1.17
12
TABLE V: Parameters extracted with multi device optimization with varying Ugw
Gate Width (mm)
Rth (ohms)
Rs(ohms)
Rg (Ohms)
0715
0.70
2.48
100.85
1.38
11.74
1
0.70
2.48
82.51
1.17
12
2
0.70
2.48
59.5
0.90
12.9
3
0.70
2.48
51.83
0.81
13.8
3.4
0.70
2.48
50.03
0.79
14.16
TABLE VI: Parameters extracted with multi device optimization with vary ing Nf
Some extracted parameters from multidevice optimization are shown in Table V and VI. The size dependent parameter follows exactly the scaling rule, and the size independent parameter keep the same value for different devices.

RESULTS
The equation derived for temperature distribution is used to find the temperature distribution profile for all the devices at different voltages with varying Nf and Ugw. The heat source position as described earlier in the equation are used as the length and unit gate width parameters to define the value along with variable to define to Nf in Matlab. The values for x1, x2, y1, y2 and z are 0.2Âµm, 0.2Âµm, 71.5Âµm, 71.5Âµm and 0.01Âµm to keep all the parameters of the same unit, so that the length of the device is 0.4Âµm which is fixed and Ugw is 143Âµm which is dependable on the device Ugw size.
Fig 9: Temp distribution of device 1mm with Nf = 7 and
Ugw = 143 at 2V.
Fig 10: Temp distribution of device 1mm with Nf = 5 and Ugw = 200 at
2V.
Tables VII and VIII show the values of each device at different voltage. Power is calculated by the simple V*I, where current for each device is recorded while performing the experiment. The analytical value extracted for each de vice at each voltage by varying Nf and Ugw is recorded. To the analytical value reference value of 850C is added in order to compare the values obtained with that of experiment, as the reference plate was at 850C while measuring the tempera ture behavior of each device. Main concentration was in the linear region of the device till 2 V.
TABLE VII: Comparison between analytical and measured Temp value for devices with Varying Nf
Device (mm) 
Voltage (V) 
Power (W) 
Analytical value (0C) 
RefTemp +850C 
Measured value (0C) 
0.715 
1 
0.1 
9.2949 
94.2989 
89.8 
0.715 
2 
0.28 
26.0258 
111.0258 
97.3 
0.715 
3 
0.36 
33.4617 
118.4617 
127 
1 
1 
0.12 
9.7822 
94.7822 
90.16 
1 
2 
0.34 
27.7162 
112.7162 
112.3 
1 
3 
0.45 
36.6832 
121.6832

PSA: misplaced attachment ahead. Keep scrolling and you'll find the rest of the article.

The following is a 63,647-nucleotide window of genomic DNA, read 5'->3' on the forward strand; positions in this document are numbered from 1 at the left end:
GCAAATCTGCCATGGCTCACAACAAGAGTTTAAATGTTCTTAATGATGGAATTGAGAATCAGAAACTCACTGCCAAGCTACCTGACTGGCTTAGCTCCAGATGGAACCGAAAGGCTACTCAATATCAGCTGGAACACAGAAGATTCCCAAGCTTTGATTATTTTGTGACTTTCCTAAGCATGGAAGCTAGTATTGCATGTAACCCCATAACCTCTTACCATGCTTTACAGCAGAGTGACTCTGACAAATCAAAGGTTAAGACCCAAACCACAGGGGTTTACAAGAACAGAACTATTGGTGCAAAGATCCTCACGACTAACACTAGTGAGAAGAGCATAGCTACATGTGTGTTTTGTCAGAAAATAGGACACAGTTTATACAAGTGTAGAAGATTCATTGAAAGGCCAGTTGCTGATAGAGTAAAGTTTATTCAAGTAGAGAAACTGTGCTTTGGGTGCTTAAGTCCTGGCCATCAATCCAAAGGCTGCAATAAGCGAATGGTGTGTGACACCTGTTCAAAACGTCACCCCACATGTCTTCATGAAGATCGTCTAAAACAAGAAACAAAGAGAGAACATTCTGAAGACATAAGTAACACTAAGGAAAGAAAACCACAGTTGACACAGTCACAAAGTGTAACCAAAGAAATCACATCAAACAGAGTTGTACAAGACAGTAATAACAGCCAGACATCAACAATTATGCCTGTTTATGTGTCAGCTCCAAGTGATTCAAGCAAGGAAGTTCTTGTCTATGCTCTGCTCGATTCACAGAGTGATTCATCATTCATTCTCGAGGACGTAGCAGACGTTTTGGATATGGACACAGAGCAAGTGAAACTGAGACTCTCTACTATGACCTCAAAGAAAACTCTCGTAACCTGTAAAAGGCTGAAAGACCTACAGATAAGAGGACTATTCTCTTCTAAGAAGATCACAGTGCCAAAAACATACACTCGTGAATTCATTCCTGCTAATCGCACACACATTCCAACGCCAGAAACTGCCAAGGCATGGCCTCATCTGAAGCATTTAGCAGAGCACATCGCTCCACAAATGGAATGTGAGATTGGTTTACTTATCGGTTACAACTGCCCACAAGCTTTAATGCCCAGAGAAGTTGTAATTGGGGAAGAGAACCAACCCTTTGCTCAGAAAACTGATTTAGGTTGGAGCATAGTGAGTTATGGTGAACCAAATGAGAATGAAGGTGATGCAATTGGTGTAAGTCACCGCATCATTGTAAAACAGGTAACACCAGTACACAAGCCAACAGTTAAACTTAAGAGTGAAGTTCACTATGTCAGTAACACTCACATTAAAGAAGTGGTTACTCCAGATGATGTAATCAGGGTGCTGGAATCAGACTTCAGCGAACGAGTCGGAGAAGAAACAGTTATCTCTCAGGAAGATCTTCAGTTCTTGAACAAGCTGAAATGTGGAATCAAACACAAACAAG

133.1 
2 
1 
0.15 
9.1398 
94.1398 
91.5 
2 
2 
0.48 
29.2473 
114.2473 
114.1 
2 
3 
0.69 
42.043 
127.043 
152.4 
3 
1 
0.19 
9.5752 
94.5752 
92.45 
3 
2 
0.72 
36.2851 
121.2851 
120.8 
3 
3 
1.02 
51.4039 
136.4039 
176.1 
3.4 
1 
0.23 
10.8346 
95.8346 
95.89 
3.4 
2 
0.86 
40.5119 
125.5119 
126.8 
3.4 
3 
1.23 
57.9414 
142.9414 
184.3 
Fig 11: Analytical vs Measured for 1mm device (varying Nf)
Device (mm) 
Voltage (V) 
Power (W) 
Analyti cal value (0C) 
Ref Temp+8 50C 
Meas ured value (0C) 
0.125 
1 
0.02 
6.0169 
91.0169 
88.3 
0.125 
2 
0.052 
15.6439 
100.643 
95.7 
0.125 
3 
0.069 
20.7583 
105.758 
103.2 
0.25 
1 
0.03 
5.8359 
90.8359 
89.45 
0.25 
2 
0.084 
16.3404 
101.340 
97.6 
0.25 
3 
0.108 
21.0091 
106.009 
107.8 
0.375 
1 
0.04 
5.9128 
90.9128 
89.49 
0.375 
2 
0.116 
17.147 
102.147 
103.22 
0.375 
3 
0.144 
21.286 
106.286 
110.07 
0.5 
1 
0.055 
6.6361 
91.6361 
90.184 
0.5 
2 
0.14 
16.8919 
101.891 
104.79 
0.5 
3 
0.18 
21.7182 
106.718 
114.63 
1 
1 
0.1 
7.2232 
92.2232 
90.85 
1 
2 
0.4 
28.8928 
113.892 
110.77 
1 
3 
0.54 
39.0053 
124.005 
127.61 
P= V * I
Rth = T / P
T = T room temp
Device (mm) 
Rth (ohms) 
0.125 
300.5 
0.25 
194.3 
0.375 
147.7 
0.5 
120.6 
1 
72.7 
TABLE IX: Rth Analytical Value (Varying Ugw)
Device (mm) 
Rth (ohms) 
0.715 
92.7 
1 
81.5 
2 
60.8 
3 
50.3 
3.4 
47.1 
TABLE X: Rth Analytical Value (Varying Nf)
TABLE VIII: Comparison between analytical and measured Temp value for devices with Varying Ugw
Fig 12: Analytical vs Measured for 1mm device (varying Ugw)
The thermal resistance is calculated with the power calculated for each device and is given as
Comparing the values of thermal resistance from the table V and VI obtained with the simulating data fo devices on ADS with the analytical values from table IX and X, one can see that the value obtained are close enough and the fit ting for output, transfer characteristics of each device are close to each as shown in figures 7 and 8.
The scaling rule of thermal resistance proposed in [14][16] are used in the study.
Rth t (7)
kWL
Where t is substrate thickness, k is the thermal conductivity, W is gate width, and L is the length. The extracted gate width dependence of Rth is shown in Fig 13 and 14. For the devices with selfheating effect, the accurate dc performance predic tion cannot be achieved without an accurate scalable thermal resistance.
Fig13: Gate width vs. Rth (multidevice optimization Varying Ugw)
Fig14: Gate width vs. Rth (multidevice optimization Varying Nf)
CONCLUSION
A novel approach to extract dc HEMT model has been pro posed and demonstrated with accurate extraction of thermal resistance. The experimental data compared to the analytical data for accurate values of thermal resistance is observed to be very close. The temperature distribution (horizontally or vertically) along with the maximum temperature across the fingers in each devices observed analytically vs experimen tally has been very close. Scaling rule for thermal resistance has been confirmed for both the sets of devices with varying Nf and Ugw.